HeavyLoad does its darnedest to consume all the resources on your computer and strain it to its limits. Why would you want to do that? If you're a typical business or home user, you wouldn't. If you're a programmer, however...
Very often, programming errors can "hide" due to copious system resources. A small memory leak might not be noticed. A buffer overrun can be harmless when memory is mostly empty. Then a client or user starts reporting errors on their lower-end or over-worked machines, and the developer is hard-pressed to duplicate them on their larger, more powerful, systems.
HeavyLoad helps locate these issues by basically sucking down all computer resources: running the CPU (including multiple cores) at maximum, creating a massive temporary file to strain read/write on the hard disk, and filling memory. If your program can keep performing under those constraints, it's pretty good. It's also a good way to find out "Minimum" and "Optimal" specifications.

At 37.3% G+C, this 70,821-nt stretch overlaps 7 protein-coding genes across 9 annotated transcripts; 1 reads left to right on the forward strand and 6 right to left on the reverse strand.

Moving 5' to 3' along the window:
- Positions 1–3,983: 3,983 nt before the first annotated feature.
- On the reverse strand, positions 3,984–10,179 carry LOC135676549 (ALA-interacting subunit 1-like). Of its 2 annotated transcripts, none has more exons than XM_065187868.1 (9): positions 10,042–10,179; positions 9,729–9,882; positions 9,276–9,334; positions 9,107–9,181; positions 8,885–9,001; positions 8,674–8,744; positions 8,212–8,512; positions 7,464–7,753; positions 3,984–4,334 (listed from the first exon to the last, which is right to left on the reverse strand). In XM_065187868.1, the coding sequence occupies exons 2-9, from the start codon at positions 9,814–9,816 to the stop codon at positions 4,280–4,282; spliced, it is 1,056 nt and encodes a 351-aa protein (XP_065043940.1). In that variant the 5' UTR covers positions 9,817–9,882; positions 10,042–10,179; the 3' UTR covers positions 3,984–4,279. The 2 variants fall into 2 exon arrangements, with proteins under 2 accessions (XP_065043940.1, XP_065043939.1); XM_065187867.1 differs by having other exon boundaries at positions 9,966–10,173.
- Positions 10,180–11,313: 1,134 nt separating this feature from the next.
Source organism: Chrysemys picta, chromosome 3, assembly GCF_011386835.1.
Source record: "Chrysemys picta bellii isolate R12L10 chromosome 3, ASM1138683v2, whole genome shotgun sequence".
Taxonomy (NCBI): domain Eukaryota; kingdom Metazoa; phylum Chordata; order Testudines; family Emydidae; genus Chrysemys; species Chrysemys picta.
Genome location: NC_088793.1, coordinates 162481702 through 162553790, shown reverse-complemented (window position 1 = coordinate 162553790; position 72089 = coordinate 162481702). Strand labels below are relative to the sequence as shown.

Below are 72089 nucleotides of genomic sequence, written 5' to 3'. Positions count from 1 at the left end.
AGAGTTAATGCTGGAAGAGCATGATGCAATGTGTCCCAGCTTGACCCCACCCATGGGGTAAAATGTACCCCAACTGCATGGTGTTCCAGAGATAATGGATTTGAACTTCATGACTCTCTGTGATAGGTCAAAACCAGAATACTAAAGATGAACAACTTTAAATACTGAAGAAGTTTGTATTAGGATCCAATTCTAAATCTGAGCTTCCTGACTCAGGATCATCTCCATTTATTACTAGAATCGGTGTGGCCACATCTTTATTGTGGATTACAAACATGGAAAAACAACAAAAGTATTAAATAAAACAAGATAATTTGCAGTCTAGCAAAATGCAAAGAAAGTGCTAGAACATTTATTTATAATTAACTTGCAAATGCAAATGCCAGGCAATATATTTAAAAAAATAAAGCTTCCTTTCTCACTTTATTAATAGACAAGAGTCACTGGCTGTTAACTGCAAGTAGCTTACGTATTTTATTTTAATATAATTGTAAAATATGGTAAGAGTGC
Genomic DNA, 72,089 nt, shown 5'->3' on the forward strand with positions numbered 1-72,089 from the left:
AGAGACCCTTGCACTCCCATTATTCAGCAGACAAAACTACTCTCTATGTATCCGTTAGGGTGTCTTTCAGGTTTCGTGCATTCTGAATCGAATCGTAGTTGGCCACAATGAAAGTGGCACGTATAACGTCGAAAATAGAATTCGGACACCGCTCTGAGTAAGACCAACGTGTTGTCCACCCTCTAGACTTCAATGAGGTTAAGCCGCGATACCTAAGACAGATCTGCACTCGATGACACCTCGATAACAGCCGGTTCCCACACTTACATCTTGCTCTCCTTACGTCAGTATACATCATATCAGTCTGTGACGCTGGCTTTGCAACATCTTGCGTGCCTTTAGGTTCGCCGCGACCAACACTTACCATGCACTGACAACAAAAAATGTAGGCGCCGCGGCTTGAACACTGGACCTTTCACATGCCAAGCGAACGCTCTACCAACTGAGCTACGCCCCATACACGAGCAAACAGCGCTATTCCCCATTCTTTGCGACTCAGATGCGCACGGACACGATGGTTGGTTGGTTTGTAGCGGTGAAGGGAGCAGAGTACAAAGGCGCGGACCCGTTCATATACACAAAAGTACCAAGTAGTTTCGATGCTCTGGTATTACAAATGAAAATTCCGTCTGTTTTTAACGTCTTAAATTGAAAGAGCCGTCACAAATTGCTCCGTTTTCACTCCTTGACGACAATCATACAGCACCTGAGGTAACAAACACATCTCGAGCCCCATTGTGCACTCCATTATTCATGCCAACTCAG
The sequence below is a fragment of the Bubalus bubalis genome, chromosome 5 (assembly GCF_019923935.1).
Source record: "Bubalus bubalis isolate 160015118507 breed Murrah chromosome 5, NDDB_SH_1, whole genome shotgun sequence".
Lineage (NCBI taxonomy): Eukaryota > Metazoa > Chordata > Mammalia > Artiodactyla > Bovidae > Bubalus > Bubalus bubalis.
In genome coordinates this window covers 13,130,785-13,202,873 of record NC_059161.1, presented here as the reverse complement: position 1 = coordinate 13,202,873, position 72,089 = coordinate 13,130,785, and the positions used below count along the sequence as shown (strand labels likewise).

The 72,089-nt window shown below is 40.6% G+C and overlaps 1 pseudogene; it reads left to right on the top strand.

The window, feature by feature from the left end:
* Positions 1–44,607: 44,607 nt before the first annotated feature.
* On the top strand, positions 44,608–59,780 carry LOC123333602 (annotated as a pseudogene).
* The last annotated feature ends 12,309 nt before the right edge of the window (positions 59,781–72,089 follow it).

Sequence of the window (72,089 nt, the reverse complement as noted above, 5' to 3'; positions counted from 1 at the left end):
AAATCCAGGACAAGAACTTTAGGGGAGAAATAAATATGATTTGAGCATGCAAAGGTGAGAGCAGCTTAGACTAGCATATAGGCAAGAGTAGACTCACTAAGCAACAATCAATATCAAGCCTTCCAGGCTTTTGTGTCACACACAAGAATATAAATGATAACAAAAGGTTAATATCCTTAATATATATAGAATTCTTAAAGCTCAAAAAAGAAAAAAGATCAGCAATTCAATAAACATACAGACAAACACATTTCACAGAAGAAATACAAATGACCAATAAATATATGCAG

HeavyLoad is obviously a program with fairly specialized uses, and it's not going to be run every day. However, it's freeware that performs a useful testing function, so it's worth checking out.
Note: Running this program will, obviously, result in general system performance decline.